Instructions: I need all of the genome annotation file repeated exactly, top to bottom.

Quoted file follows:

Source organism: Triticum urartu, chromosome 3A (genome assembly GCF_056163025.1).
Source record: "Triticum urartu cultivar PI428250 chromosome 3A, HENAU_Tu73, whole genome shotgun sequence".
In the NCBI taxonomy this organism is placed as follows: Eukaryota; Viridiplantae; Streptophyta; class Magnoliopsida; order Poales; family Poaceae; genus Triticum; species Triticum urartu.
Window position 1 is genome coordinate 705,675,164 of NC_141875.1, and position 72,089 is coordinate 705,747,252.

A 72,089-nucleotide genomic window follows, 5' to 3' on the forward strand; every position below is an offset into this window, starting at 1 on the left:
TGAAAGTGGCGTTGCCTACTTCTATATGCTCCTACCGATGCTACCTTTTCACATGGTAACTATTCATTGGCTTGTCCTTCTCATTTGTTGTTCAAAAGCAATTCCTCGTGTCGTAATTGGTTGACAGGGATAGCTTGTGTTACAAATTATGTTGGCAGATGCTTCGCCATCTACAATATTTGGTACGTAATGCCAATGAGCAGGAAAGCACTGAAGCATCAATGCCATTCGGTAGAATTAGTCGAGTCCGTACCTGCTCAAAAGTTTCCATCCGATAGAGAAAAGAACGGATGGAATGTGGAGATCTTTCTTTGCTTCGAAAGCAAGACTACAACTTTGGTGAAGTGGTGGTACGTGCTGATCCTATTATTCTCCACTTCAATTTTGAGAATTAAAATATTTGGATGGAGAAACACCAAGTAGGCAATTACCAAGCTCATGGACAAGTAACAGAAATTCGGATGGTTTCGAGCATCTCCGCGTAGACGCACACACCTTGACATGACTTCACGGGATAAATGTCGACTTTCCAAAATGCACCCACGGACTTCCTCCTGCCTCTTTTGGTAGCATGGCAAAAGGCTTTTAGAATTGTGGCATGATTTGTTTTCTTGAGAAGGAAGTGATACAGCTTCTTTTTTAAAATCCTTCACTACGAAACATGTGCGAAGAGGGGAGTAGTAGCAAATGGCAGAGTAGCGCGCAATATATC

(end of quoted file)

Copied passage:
Source organism: Triticum urartu, chromosome 3A (genome assembly GCF_056163025.1).
Source record: "Triticum urartu cultivar PI428250 chromosome 3A, HENAU_Tu73, whole genome shotgun sequence".
In the NCBI taxonomy this organism is placed as follows: Eukaryota; Viridiplantae; Streptophyta; class Magnoliopsida; order Poales; family Poaceae; genus Triticum; species Triticum urartu.
Window position 1 is genome coordinate 705,675,164 of NC_141875.1, and position 72,089 is coordinate 705,747,252.

A 72,089-nucleotide genomic window follows, 5' to 3' on the forward strand; every position below is an offset into this window, starting at 1 on the left:
TGAAAGTGGCGTTGCCTACTTCTATATGCTCCTACCGATGCTACCTTTTCACATGGTAACTATTCATTGGCTTGTCCTTCTCATTTGTTGTTCAAAAGCAATTCCTCGTGTCGTAATTGGTTGACAGGGATAGCTTGTGTTACAAATTATGTTGGCAGATGCTTCGCCATCTACAATATTTGGTACGTAATGCCAATGAGCAGGAAAGCACTGAAGCATCAATGCCATTCGGTAGAATTAGTCGAGTCCGTACCTGCTCAAAAGTTTCCATCCGATAGAGAAAAGAACGGATGGAATGTGGAGATCTTTCTTTGCTTCGAAAGCAAGACTACAACTTTGGTGAAGTGGTGGTACGTGCTGATCCTATTATTCTCCACTTCAATTTTGAGAATTAAAATATTTGGATGGAGAAACACCAAGTAGGCAATTACCAAGCTCATGGACAAGTAACAGAAATTCGGATGGTTTCGAGCATCTCCGCGTAGACGCACACACCTTGACATGACTTCACGGGATAAATGTCGACTTTCCAAAATGCACCCACGGACTTCCTCCTGCCTCTTTTGGTAGCATGGCAAAAGGCTTTTAGAATTGTGGCATGATTTGTTTTCTTGAGAAGGAAGTGATACAGCTTCTTTTTTAAAATCCTTCACTACGAAACATGTGCGAAGAGGGGAGTAGTAGCAAATGGCAGAGTAGCGCGCAATATATC